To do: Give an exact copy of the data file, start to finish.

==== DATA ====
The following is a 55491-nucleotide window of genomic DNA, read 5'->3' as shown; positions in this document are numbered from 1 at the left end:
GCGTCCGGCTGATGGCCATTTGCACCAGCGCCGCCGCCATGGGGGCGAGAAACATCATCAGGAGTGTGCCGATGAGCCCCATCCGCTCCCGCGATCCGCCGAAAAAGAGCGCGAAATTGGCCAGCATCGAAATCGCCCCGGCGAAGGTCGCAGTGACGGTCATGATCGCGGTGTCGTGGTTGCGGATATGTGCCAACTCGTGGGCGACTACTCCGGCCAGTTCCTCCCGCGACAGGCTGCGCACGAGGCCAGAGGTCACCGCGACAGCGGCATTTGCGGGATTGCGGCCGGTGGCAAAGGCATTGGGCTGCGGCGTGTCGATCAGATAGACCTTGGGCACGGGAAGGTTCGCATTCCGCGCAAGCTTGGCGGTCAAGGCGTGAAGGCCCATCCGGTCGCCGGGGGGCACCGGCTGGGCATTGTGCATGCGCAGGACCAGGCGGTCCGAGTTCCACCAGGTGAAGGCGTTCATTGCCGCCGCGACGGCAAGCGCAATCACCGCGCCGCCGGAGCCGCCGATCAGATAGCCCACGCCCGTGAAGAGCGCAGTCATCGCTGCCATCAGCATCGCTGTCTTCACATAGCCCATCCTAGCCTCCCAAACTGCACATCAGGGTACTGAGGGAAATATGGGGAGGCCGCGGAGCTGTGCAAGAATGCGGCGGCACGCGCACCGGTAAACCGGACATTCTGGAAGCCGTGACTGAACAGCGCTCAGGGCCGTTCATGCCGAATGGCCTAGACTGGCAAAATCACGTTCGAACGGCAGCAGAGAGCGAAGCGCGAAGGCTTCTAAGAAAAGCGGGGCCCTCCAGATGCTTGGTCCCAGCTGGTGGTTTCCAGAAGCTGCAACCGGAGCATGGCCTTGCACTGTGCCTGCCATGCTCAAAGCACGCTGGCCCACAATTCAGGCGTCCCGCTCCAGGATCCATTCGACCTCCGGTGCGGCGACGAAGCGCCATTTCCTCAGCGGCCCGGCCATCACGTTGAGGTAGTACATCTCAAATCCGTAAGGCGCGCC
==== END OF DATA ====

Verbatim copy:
The following is a 55491-nucleotide window of genomic DNA, read 5'->3' as shown; positions in this document are numbered from 1 at the left end:
GCGTCCGGCTGATGGCCATTTGCACCAGCGCCGCCGCCATGGGGGCGAGAAACATCATCAGGAGTGTGCCGATGAGCCCCATCCGCTCCCGCGATCCGCCGAAAAAGAGCGCGAAATTGGCCAGCATCGAAATCGCCCCGGCGAAGGTCGCAGTGACGGTCATGATCGCGGTGTCGTGGTTGCGGATATGTGCCAACTCGTGGGCGACTACTCCGGCCAGTTCCTCCCGCGACAGGCTGCGCACGAGGCCAGAGGTCACCGCGACAGCGGCATTTGCGGGATTGCGGCCGGTGGCAAAGGCATTGGGCTGCGGCGTGTCGATCAGATAGACCTTGGGCACGGGAAGGTTCGCATTCCGCGCAAGCTTGGCGGTCAAGGCGTGAAGGCCCATCCGGTCGCCGGGGGGCACCGGCTGGGCATTGTGCATGCGCAGGACCAGGCGGTCCGAGTTCCACCAGGTGAAGGCGTTCATTGCCGCCGCGACGGCAAGCGCAATCACCGCGCCGCCGGAGCCGCCGATCAGATAGCCCACGCCCGTGAAGAGCGCAGTCATCGCTGCCATCAGCATCGCTGTCTTCACATAGCCCATCCTAGCCTCCCAAACTGCACATCAGGGTACTGAGGGAAATATGGGGAGGCCGCGGAGCTGTGCAAGAATGCGGCGGCACGCGCACCGGTAAACCGGACATTCTGGAAGCCGTGACTGAACAGCGCTCAGGGCCGTTCATGCCGAATGGCCTAGACTGGCAAAATCACGTTCGAACGGCAGCAGAGAGCGAAGCGCGAAGGCTTCTAAGAAAAGCGGGGCCCTCCAGATGCTTGGTCCCAGCTGGTGGTTTCCAGAAGCTGCAACCGGAGCATGGCCTTGCACTGTGCCTGCCATGCTCAAAGCACGCTGGCCCACAATTCAGGCGTCCCGCTCCAGGATCCATTCGACCTCCGGTGCGGCGACGAAGCGCCATTTCCTCAGCGGCCCGGCCATCACGTTGAGGTAGTACATCTCAAATCCGTAAGGCGCGCC